We forget sometimes that the infertile are not the only ones that are suffering because of their infertility. Read this email I received, and you’ll see that the would-be grandparents share the pain, even if their coping mechanism leaves something to be desired. Please share you wisdom and experience with this mom.
I have a lovely thirty-two year old, single daughter that was diagnosed with POF about six years ago. How important is it that she is open to discussing, researching and understanding the issue? She totally avoids the subject, and is not interested in the knowledge and plans that I suggest might help her heal and would help her look forward to the next phase of her life. She is just not ready, but she needs to act now.
Boy, parenting is hard and it doesn’t necessarily get easier as our kids age, does it?!?
Everyone deals with a diagnosis of infertility (including premature ovarian failure (POF) or primary ovarian insufficiency (POI)) in a different way. Our dreams and thoughts for our future, as well as our basic temperament and coping styles affect how we react. And for some people, who are open to a child-free life or are totally open to adoption, this diagnosis in simply not that devastating. (I should mention that there are other health consequences to premature menopause or early menopause other than infertility that may need to be treated.)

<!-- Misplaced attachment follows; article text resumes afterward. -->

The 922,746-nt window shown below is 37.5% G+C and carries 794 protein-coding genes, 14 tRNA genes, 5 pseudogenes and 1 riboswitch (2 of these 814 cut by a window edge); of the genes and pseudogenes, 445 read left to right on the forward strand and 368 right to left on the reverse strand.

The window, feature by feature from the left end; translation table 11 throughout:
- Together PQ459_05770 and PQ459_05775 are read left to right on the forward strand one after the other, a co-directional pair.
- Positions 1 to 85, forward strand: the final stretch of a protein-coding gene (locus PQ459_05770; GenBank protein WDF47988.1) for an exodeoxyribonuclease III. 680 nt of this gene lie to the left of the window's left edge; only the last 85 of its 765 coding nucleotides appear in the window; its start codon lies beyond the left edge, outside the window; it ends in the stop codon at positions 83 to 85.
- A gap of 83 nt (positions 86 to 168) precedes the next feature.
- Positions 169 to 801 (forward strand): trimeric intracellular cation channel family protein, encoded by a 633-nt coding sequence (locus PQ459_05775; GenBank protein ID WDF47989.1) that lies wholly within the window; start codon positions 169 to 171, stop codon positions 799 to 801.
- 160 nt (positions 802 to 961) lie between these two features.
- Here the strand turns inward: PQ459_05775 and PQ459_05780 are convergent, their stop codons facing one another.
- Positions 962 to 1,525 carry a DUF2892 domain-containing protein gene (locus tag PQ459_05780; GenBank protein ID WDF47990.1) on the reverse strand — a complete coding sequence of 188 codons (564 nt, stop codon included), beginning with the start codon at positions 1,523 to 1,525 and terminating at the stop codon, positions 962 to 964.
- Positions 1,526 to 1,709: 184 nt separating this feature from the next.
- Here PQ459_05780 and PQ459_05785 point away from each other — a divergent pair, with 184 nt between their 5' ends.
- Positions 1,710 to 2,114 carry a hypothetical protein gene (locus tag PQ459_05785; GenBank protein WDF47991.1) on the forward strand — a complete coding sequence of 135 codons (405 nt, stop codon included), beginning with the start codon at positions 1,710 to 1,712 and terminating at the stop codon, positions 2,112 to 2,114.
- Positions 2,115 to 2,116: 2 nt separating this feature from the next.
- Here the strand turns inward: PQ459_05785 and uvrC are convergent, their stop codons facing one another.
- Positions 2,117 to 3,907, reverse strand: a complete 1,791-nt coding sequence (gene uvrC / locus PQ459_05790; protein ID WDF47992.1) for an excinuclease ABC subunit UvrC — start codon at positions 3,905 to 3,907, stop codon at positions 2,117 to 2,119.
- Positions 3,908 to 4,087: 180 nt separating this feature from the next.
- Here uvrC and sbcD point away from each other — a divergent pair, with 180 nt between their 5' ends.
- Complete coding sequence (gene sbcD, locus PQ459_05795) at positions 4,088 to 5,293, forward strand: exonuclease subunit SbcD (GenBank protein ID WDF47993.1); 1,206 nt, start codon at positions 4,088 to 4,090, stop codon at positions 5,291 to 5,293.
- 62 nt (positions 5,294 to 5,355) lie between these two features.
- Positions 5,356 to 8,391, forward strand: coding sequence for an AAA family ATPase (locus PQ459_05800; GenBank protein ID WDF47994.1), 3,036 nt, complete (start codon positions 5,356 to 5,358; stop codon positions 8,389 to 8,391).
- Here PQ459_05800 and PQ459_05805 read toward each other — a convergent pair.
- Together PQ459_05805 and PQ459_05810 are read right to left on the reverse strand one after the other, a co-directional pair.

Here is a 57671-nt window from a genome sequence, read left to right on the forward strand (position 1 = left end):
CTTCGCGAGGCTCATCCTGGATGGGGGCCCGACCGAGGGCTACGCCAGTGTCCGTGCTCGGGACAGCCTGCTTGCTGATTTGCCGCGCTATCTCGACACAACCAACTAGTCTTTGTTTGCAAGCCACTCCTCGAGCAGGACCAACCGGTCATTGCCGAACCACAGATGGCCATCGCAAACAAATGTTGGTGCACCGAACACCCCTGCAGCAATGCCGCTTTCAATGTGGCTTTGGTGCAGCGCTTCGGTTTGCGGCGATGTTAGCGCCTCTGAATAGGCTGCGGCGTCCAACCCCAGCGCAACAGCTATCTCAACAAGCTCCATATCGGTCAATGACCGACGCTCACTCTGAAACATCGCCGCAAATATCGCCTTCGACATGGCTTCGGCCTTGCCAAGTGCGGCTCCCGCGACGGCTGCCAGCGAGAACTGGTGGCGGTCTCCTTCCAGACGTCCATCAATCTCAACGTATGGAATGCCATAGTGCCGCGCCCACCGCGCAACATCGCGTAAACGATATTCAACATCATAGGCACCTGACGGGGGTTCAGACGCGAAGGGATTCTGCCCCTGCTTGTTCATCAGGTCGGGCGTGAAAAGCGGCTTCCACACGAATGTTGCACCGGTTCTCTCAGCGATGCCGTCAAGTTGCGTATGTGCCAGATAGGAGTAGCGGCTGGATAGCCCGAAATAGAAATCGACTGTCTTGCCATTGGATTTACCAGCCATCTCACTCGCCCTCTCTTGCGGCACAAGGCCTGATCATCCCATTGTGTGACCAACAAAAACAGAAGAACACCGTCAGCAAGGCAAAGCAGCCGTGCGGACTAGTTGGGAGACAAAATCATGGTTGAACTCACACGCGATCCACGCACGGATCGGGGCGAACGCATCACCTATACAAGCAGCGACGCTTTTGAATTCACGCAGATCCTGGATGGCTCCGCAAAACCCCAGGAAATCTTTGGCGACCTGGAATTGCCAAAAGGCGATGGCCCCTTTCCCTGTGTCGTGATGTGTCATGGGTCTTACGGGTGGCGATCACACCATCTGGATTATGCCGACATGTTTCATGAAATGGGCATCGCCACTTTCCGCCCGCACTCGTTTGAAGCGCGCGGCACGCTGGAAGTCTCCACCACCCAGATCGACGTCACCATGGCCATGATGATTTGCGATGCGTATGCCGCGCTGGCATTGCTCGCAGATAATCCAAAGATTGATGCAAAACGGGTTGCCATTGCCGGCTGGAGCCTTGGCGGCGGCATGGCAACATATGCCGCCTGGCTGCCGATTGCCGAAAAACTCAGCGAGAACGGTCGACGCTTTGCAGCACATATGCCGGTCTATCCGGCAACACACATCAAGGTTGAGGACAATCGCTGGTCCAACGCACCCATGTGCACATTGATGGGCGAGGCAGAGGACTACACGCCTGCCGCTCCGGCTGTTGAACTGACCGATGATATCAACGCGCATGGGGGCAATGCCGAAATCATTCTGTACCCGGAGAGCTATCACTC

Uniqueness of Coping
I have no idea where your daughter is on the coping continuum. Truthfully, you probably don’t either. It is entirely possible that she is slowly and surely gathering information in her own way and processing what it means for her, but isn’t ready to share it with you. It could be that her primary concern right now is finding a life partner or building her career, and she will deal with the implication of her infertility when those pieces are in place.
Infertility Affects the Whole Family
Something we don’t often talk about is the impact of infertility on the grandparents. As our children grow up and move out on their own, most of us look forward to becoming grandparents. I know I am!
I have spent time dreaming about being a grandmother. Oh, I’m certainly not in any hurry considering the age of my children, but I have every intention of being a kick-butt granny in the future. I would be very sad if that dream was taken away from me.
Perhaps your coping technique for grief and anxiety over this potential loss is to take action. (Again, that is my go-to coping mechanism, so perhaps I’m projecting here.) The problem is that it isn’t your problem to fix. And the fix you might want, may not be the best fix for your daughter.
How did your infertility affect your family? How did your parents react?Image credit: Tomas Hellberg